IMF bailout versus debt sustainability
Contrary to the government’s version of successful negotiations with the International Monetary Fund (IMF), media reports reveal that agreement on bailout package may hit snags on the condition of sharing all the details of Chimes loans obtained under CPEC framework and short term exorbitantly high interest bearing commercial loans. The conditions of the Washington based lending agency include sharing of full details of Chinese loans, hiking power and gas tariffs, flexible exchange rate, withdrawal of tax concessions granted under SROs by the previous government and imposition of new taxes.
The issue of Chinese loans has been raised on the premise of debt sustainability capacity of Pakistan’s economy as debt to GDP ratio has gone up to 84 percent as compared with the sustainable limit of 60 percent envisaged in Fiscal Responsibility and Debt Limitation Act 2005. The international donor agencies have repeatedly advised the previous government to avoid reckless borrowing for the least productive or losses incurring development projects like motorways, metro-bus and Lahore Orange Train. Like wise, the government was cautioned to reduce the imports of luxury goods for the payment which loans were raised in the European market through Euro Bond and Sukuk bonds. These loans were used to pay for imports from China. The trade deficit with China stand at $ 9 billion plus. Moreover, the World Bank pegged a loan facility of $ 400 million in 2016 subject to the condition of removing certain lacunae in the Fiscal Responsibility and Debt limitation Act. The previous PML-N government did not concede the condition and the soft loan was not disbursed.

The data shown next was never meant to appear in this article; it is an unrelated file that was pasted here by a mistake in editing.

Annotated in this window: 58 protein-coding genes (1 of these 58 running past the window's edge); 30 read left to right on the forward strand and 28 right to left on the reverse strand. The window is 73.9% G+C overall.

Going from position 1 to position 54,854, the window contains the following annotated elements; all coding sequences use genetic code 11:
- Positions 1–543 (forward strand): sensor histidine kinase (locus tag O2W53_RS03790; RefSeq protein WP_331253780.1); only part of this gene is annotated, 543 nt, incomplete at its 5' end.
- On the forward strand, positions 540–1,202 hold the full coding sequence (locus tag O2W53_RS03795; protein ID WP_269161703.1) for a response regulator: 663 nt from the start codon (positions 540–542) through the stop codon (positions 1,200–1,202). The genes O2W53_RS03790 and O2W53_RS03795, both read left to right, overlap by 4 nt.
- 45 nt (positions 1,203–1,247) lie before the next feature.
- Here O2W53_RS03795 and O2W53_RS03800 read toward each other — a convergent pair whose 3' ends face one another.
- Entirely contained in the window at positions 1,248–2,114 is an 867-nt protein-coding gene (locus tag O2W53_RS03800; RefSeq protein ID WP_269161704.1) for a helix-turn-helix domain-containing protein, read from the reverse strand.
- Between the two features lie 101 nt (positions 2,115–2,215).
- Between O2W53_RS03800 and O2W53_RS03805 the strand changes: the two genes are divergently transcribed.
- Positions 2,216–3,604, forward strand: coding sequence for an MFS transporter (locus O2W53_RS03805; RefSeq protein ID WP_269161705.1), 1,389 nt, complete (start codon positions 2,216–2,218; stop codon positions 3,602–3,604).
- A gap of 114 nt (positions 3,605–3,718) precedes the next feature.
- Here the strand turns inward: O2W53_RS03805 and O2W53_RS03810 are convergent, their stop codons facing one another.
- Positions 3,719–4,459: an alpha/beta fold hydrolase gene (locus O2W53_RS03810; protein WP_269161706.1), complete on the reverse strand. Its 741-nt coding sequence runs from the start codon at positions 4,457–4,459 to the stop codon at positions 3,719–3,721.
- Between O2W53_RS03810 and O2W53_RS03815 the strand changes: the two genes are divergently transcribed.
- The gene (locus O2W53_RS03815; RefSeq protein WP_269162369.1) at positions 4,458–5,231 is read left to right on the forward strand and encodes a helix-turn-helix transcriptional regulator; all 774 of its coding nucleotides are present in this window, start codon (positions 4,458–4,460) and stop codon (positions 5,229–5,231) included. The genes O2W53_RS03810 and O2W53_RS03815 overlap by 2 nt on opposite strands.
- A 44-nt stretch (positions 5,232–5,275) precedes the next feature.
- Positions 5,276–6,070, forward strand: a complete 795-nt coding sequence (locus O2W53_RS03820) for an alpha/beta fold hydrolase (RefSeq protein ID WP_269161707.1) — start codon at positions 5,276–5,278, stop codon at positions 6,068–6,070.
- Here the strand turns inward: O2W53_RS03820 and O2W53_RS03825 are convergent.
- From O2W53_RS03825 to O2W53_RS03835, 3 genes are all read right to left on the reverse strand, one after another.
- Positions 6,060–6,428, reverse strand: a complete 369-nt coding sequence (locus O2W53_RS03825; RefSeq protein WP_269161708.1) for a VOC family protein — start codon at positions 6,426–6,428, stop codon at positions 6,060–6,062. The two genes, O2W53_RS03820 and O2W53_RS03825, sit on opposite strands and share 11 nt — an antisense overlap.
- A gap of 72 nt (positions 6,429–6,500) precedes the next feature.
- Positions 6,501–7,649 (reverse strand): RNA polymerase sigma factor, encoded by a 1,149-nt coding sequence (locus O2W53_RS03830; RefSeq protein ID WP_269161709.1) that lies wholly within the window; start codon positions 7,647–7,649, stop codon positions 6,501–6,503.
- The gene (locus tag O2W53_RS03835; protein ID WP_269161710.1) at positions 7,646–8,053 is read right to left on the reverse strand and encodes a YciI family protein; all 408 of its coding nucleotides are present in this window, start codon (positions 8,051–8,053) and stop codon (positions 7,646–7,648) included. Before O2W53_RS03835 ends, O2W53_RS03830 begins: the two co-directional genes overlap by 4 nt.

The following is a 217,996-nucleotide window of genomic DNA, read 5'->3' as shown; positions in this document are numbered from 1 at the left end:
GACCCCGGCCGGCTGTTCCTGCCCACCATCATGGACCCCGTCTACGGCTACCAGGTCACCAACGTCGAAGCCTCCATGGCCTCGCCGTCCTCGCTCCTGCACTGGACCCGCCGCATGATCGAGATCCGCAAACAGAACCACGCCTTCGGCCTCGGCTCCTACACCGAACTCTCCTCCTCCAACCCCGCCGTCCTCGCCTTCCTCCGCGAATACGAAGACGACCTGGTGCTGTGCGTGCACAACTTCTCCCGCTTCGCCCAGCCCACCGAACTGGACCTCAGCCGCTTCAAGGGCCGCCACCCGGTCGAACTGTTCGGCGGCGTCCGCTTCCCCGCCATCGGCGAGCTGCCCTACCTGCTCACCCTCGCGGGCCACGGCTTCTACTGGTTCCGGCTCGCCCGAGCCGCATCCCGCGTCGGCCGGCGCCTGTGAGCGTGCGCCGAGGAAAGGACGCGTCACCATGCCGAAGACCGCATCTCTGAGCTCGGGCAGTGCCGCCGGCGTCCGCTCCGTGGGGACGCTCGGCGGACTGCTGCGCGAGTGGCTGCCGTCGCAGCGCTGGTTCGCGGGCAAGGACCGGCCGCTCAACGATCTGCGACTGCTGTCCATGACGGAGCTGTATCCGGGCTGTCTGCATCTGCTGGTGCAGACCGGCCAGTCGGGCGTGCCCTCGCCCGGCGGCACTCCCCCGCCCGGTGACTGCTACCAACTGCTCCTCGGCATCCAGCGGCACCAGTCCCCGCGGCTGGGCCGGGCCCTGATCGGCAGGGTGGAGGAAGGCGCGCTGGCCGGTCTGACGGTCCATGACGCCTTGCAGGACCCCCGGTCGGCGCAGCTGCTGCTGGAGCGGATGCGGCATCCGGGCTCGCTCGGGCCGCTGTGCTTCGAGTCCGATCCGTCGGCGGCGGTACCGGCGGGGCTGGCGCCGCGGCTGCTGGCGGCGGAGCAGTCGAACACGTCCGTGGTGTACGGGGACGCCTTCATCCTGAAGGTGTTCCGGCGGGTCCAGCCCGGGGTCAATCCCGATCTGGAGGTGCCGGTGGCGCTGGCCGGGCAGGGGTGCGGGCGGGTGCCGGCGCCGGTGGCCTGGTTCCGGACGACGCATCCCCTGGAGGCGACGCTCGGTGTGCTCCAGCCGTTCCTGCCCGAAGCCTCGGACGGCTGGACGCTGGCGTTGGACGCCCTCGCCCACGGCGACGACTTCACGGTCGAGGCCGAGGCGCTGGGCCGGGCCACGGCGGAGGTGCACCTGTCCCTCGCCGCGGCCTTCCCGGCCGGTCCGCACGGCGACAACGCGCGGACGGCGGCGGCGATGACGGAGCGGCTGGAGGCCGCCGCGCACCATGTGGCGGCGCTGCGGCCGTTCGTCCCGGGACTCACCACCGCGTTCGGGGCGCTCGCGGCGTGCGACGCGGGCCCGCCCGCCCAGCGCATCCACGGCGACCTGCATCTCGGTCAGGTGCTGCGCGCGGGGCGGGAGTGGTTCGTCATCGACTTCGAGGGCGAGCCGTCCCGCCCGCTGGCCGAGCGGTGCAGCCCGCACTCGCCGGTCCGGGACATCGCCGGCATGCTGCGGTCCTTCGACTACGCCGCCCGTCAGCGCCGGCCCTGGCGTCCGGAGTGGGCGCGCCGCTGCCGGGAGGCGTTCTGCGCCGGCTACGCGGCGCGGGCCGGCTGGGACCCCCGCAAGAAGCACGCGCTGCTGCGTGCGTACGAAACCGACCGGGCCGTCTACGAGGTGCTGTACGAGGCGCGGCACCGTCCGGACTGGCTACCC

In sharp contrast to the opinion of independent economists that the US enjoy the clout of 70 percent voting rights in the IMF, Finance Minister Asad Umer is of the view that Washington has 16.5 percent voting rights and he would be able to clinch a deal with the donor agency on the basis of his current negotiations and will get the support of 51 percent vote in the Board of Directors meeting. This argument may not come true if Japan and Western powers are influenced by the United States. Last year US President Donald Trump and Secretary of State Mike Pompeo had categorically said that IMF loans contain American taxpayers’ dollars and cannot be used by Pakistan to pay Chinese debt. The US President had cautioned, “We would be watching what IMF does.”A few days ago three US Congressmen wrote a letter to the treasury Secretary Steven Munchin and Secretary of State Mike Pompeo opposing IMF bailout package for Pakistan. In the prevailing scenario, the only ray of hope for agreement with the lending agency for bail out is that the US may soften its attitude in view of Pakistan’s facilitation role to arrive at a political settlement of Afghanistan.